A Letter of Rejection to Andy Warhol c.1956

By

16th May, 2013

One of his artworks is counted amongst the top 10 most expensive paintings ever sold ($100 million for “Eight Elvises”), but in 1956, the director of collections at The Museum of Modern Art in New York rejected Warhol’s submission, a drawing, simply titled, “Shoe”, informing him that it could picked up from the museum at his convenience.

[view enlarged version of the letter here].

Although most associate Andy with his pop art success, in the 1950s, he was making his way as a graphic illustrator. He had become a regular shoe illustrator for The New York Times, made Christmas cards and stationery at Bergdorf’s, and was drawing shop window displays for Tiffany & Co. He began winning awards as a graphic artist and by the end of the 1950s had become so successful, he decided to next conquer the fine art world, proclaiming, “I want to be Matisse!”

Insert motivational quote about never giving up on your dreams here__________.

:::

YOU MIGHT ALSO LIKE:

.

You Might Also Like

Comments

More in Don't Be A TouristHow to start a subcultureInspiration VaultLife is MessyOff-Beat & Little KnownPeople / Icons / Muses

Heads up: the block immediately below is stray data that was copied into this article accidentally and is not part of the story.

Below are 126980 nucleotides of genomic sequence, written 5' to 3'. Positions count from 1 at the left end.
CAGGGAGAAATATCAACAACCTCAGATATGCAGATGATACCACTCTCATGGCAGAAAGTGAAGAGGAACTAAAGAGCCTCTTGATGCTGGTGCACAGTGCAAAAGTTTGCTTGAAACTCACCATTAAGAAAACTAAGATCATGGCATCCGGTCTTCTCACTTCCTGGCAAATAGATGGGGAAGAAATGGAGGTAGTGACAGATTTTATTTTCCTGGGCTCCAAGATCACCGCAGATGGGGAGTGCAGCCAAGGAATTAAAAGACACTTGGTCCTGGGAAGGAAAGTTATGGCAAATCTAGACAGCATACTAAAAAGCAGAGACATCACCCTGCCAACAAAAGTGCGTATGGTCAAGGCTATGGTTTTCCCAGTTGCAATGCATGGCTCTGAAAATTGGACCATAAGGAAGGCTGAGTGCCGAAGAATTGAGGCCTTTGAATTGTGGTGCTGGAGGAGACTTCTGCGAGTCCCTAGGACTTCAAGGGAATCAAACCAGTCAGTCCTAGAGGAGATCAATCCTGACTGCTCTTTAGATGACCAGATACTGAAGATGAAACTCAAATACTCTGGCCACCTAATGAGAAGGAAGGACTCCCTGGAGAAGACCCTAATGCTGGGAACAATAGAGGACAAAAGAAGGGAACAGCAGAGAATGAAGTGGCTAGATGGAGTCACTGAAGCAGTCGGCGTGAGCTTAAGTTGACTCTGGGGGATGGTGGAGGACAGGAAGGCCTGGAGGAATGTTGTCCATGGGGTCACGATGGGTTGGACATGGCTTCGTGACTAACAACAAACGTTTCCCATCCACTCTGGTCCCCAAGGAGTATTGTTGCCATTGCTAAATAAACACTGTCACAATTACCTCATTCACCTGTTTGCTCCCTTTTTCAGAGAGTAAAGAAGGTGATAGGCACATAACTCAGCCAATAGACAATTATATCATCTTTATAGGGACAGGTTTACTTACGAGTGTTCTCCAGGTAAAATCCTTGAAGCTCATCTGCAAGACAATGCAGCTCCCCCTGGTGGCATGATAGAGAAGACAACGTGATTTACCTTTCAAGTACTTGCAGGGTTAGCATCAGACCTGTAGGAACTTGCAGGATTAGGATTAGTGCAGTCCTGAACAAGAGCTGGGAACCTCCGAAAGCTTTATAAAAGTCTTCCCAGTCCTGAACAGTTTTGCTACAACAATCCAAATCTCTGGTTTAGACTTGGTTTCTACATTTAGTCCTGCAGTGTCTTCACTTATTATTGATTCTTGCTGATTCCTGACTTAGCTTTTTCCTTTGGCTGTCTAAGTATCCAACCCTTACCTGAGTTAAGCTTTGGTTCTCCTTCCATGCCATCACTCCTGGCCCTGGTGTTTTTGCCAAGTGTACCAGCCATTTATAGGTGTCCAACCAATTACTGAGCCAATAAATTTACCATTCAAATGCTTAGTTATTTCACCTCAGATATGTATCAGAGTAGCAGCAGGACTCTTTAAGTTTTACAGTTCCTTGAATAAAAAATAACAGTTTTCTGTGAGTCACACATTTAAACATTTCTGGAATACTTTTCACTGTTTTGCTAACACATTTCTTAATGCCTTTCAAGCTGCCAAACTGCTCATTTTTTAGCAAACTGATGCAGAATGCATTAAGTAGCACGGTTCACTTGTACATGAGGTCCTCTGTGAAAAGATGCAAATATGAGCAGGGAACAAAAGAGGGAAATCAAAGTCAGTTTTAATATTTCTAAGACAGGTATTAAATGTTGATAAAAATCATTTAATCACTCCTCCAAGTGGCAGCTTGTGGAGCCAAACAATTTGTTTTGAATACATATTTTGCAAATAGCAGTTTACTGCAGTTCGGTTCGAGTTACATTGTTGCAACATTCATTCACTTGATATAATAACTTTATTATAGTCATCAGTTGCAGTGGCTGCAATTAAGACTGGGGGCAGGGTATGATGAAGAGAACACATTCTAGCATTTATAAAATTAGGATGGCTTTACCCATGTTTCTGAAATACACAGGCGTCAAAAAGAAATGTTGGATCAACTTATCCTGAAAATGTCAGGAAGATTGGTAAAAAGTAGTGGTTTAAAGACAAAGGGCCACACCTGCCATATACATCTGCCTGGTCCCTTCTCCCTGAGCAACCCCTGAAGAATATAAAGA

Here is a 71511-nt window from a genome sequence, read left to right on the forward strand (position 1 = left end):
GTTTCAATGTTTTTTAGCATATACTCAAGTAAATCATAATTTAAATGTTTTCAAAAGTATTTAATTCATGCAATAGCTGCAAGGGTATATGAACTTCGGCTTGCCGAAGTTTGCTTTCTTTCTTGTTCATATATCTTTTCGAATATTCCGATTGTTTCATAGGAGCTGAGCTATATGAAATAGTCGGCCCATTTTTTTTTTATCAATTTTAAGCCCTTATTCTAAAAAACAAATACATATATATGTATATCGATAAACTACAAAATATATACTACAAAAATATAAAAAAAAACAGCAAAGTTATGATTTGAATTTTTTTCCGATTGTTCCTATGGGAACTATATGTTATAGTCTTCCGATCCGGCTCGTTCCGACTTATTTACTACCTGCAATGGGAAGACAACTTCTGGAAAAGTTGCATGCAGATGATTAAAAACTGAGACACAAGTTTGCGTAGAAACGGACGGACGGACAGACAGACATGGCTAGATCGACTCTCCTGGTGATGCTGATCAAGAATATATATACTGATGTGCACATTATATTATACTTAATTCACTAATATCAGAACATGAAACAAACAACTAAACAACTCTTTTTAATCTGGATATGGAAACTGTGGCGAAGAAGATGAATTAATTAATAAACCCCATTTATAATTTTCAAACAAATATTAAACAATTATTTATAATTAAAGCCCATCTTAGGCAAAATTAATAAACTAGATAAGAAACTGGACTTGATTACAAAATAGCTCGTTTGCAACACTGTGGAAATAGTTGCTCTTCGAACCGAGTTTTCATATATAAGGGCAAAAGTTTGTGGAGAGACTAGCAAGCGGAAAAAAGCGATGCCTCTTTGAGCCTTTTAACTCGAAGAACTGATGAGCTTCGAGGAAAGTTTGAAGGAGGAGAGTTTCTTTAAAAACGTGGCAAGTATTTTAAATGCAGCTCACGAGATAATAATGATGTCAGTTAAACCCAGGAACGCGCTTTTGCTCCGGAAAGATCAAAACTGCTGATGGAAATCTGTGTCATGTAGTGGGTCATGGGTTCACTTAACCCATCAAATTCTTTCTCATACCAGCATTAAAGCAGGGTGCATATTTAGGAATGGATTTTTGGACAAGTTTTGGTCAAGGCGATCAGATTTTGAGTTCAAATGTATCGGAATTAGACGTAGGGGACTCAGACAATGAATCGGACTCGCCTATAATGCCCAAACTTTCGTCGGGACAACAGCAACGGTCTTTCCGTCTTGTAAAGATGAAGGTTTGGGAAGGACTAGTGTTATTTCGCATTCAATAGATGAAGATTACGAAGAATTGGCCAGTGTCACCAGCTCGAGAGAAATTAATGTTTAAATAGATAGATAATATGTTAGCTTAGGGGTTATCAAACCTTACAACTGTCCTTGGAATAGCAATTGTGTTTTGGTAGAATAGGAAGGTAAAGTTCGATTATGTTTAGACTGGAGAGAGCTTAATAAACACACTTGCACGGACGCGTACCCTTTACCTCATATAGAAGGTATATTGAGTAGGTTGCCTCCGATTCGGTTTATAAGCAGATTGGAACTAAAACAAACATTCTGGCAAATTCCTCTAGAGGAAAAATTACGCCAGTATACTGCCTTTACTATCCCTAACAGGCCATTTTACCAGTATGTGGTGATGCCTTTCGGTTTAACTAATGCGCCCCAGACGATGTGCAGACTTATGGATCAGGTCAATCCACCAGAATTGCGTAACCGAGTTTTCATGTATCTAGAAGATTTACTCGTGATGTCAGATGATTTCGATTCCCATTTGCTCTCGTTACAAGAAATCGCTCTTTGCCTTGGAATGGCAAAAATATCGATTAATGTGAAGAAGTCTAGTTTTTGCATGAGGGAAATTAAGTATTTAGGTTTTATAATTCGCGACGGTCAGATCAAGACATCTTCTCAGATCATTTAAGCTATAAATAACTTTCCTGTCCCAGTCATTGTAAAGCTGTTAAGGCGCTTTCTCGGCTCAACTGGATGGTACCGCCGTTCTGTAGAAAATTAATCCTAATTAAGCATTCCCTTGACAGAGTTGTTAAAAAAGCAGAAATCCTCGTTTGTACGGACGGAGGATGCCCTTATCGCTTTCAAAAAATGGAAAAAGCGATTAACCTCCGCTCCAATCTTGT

Hot Off the Press

Editor's Picks

tokyobath14

An Intimate Look inside a 1950s Tokyo Bath House

Caution, this post will make you feel like a bit of a peeping Tom. We're about to take a rather voyeuristic tour of a Japanese bath house in the year 1951, with LIFE photographer Michael Rougier. It...

Trending 20,023
arch7

My Parisian Studio in Tokyo, Japan

Photographic studio spaces can be wondrous little places, sort of like your own private theatre set without the audience. This particular studio that I virtually stumbled upon in downtown Tokyo, has...

Trending 5,392
springbreak32

Spring Break in the 1980s: Big Hair, Tiny Swimwear

For eleven years, photographer Keith McManus followed the tequila-fueled escapades of Spring Breakers at Daytona Beach, Florida. Between 1982 and 1993, he made the annual voyage with his Leica came...

Trending 31,843